Historical fiction novels about Henry VIII and his many wives always catch my eye, and I typically enjoy them. When I came across this book on Netgalley, I was excited about it and couldn’t wait to get started.
Unfortunately, this book left me feeling frustrated and horribly disappointed. Any excitement I initially felt about reading this book dwindled away, and it took me an entire week to hit the 60% mark. I set it aside and read a different book, attempting to convince myself that I would return to Thorns and finish it after I was done with Wunderland. I ended up reading five more books, instead.
I’ve finally admitted to myself that I have zero desire to read anymore of this book, and DNF’d it at 60% with a sigh of relief.
What made me dislike this book so much I refused to finish it?
Most of the dialogue between characters is stilted, pointless, and frustrating to read. More often than not, it’s unclear who is saying something, because no indication is giving of who is speaking, making it very difficult to follow along without becoming confused.
‘So, tell me Lady Hall…may I call you Mary?’ ‘That is my Christian name, sir.’ ‘Marry, I shall call you Mary.’ ‘Merry, if you like.’ ‘You have wit, Mary. I like that in a woman.’ ‘Do you, sir? Most men prefer us witless, I thought.’ ‘I assure you only witless men prefer witless women.’ ‘You are saying then that Master Hall, my husband, is witless.’ Cranmer smiled. He poured himself some wine and sipped. ‘I assure you, I make no such insinuation about your husband.’ ‘Oh, but it is true, sir.’
You don’t mind if I record notes?’ ‘As long as you record accordingly.’ ‘I shall write only in accordance to what you say.’ ‘Then I am in full accord of your recording.’
The passages above come from a tedious conversation in chapter two that goes on for fifteen pages. I probably should have stopped reading there, but I was convinced the story would improve.
Non-linear storytelling and shifting perspectives.
Listen, I don’t mind when storylines take place in both the past and the present. Flashback sequences (or chapters) are an effective way of telling a story and maintaining a certain level of suspense at the same time. I also don’t mind stories with more than one character’s perspective. I greatly appreciate each of the aforementioned things when they are well executed. In my opinion, that was not the case with this book.
The first third of the book focuses on events leading to Katherine Howard’s execution, making me think the focus was solely on this particular queen of Henry’s. The title itself is a reminder that Henry supposedly called her his “rose without a thorn”… so it was quite jarring when his other wives were brought into the spotlight.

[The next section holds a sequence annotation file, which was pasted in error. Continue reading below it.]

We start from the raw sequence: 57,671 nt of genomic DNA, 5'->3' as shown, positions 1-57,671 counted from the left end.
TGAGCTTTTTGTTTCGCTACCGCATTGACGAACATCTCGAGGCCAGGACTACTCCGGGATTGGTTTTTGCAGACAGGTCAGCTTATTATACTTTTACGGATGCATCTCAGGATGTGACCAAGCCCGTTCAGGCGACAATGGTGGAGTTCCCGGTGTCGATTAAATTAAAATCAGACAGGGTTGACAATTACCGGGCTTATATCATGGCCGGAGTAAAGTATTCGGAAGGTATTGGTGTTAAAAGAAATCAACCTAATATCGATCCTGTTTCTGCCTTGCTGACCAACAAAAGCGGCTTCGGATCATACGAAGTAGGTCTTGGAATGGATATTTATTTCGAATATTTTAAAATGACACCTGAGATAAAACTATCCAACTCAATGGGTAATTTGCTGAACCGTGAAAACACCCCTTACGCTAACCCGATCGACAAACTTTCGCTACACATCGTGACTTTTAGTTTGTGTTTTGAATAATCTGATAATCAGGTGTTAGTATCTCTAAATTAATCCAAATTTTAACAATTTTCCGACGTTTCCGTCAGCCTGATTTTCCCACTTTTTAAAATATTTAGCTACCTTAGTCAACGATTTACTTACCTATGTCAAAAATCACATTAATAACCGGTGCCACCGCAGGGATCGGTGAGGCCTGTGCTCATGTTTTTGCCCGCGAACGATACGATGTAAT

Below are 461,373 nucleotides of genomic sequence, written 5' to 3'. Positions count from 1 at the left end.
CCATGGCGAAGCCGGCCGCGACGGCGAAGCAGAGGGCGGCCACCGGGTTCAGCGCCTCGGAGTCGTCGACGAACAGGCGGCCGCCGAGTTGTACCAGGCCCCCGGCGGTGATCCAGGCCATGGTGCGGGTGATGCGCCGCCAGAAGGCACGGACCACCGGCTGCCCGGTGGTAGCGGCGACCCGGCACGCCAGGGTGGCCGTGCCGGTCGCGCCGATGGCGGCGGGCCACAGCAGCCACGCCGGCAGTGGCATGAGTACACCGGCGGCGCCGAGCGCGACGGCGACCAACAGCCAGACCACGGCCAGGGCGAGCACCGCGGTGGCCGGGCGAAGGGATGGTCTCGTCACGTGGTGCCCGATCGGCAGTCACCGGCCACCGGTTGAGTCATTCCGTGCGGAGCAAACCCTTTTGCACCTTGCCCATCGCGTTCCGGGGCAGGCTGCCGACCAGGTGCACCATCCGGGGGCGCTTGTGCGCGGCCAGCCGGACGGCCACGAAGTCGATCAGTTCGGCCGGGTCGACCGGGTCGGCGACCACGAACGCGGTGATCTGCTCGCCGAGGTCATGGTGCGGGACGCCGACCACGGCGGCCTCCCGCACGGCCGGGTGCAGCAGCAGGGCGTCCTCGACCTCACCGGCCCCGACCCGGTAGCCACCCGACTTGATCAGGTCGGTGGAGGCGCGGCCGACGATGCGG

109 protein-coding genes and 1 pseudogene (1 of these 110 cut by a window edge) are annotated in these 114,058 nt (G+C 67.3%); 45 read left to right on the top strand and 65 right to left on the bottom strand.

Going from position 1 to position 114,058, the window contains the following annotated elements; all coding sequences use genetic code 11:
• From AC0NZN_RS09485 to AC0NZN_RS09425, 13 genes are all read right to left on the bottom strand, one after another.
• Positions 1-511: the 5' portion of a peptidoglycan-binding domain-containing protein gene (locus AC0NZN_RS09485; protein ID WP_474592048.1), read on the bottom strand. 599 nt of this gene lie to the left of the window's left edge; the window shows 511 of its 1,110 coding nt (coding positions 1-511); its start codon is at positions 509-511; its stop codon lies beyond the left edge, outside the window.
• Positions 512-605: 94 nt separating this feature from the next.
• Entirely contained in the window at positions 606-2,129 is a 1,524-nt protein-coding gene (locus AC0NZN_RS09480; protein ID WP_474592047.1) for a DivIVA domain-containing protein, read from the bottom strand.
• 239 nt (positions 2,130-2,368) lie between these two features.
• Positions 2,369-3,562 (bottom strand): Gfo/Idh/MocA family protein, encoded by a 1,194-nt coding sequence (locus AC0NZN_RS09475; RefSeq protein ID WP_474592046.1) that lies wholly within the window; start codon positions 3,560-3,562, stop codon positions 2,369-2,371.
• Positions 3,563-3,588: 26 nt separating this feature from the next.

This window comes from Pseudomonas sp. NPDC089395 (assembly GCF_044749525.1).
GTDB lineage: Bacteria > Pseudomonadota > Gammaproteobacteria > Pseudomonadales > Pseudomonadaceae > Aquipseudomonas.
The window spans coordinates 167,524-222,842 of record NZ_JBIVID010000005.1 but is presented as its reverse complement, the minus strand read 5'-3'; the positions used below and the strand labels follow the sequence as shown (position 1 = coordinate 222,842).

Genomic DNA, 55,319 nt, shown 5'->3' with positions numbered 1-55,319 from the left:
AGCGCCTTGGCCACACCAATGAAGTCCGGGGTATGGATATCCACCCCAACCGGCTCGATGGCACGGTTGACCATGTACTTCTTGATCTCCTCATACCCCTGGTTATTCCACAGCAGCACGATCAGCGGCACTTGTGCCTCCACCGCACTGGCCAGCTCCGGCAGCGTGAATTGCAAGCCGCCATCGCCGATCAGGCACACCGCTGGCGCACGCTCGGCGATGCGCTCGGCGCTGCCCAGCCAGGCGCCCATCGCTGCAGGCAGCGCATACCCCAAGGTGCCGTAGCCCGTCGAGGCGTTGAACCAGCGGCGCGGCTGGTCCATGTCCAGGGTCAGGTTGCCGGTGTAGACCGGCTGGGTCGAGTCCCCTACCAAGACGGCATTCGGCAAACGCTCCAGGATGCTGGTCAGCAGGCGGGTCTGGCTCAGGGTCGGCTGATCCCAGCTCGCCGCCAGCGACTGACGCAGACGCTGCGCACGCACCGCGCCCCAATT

I may be in the minority, but I think the story would have been much better if it were told in linear fashion. Starting with Wife #5, having to go both forward and backward from there AND switching perspectives from one character to another felt a bit chaotic to me.
When I read the paragraph in the book about the previous King Henrys, it felt off, somehow, but I couldn’t figure out why at the time. Kudos to reviewer Maja – BibliophiliaDK ✨ whose review on Goodreads made me realize why it felt wrong. Thank you for solving the mystery!
I’m glad I gave this book a chance, because getting inside Henry’s head and seeing how he may have felt about his wives was a fantastic idea. It failed to captivate my imagination, sadly, and I ultimately gave up on it. That being the case, I do not recommend this book based on my lack of satisfaction with it.
Author: Thomas Crockett
Title: Thorns in a Realm of Roses: The Henry Queens
Genre: Historical Fiction
Publication Date: April 26, 2019 by Top Hat Books
Rating: 1 star
About the Book
England, 1541. King Henry receives an anonymous letter suggesting that his fifth wife, the young Katherine Howard, whom he had called a rose without a thorn, may have led an unchaste life before they married. In the rose gardens of Hampton Court Palace, Henry feels the illusion of youth and virility slip away; he faces an uncertain future. Must he dispatch yet another wife? Old, overweight and increasingly infirm, could he find love and marry again to further secure the Tudor line? Written with literary invention, Thorns in a Realm of Roses spans the final years in Henry’s reign. Peeling back the layers of life at Court, it examines the hearts and minds of Henry, his often misbegotten queens, neglected daughter Mary and his many loyal, though wary, advisors as they all struggle to survive in a world embroiled in political and religious upheaval ruled by a petulant King.